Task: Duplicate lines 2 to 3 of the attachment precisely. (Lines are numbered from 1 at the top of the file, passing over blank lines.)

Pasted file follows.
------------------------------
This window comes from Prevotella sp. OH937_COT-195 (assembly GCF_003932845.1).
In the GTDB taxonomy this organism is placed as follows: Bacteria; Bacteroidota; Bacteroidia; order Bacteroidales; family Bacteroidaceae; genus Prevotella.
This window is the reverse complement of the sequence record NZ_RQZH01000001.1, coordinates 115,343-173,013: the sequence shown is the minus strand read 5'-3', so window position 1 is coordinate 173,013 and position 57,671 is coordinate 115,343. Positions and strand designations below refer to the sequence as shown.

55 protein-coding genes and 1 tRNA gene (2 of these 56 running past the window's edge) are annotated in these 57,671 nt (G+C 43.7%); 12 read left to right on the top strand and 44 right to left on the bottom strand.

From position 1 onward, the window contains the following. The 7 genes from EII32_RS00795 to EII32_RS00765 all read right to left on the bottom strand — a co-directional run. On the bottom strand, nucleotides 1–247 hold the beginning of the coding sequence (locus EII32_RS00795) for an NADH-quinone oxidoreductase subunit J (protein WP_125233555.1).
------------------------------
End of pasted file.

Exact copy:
In the GTDB taxonomy this organism is placed as follows: Bacteria; Bacteroidota; Bacteroidia; order Bacteroidales; family Bacteroidaceae; genus Prevotella.
This window is the reverse complement of the sequence record NZ_RQZH01000001.1, coordinates 115,343-173,013: the sequence shown is the minus strand read 5'-3', so window position 1 is coordinate 173,013 and position 57,671 is coordinate 115,343. Positions and strand designations below refer to the sequence as shown.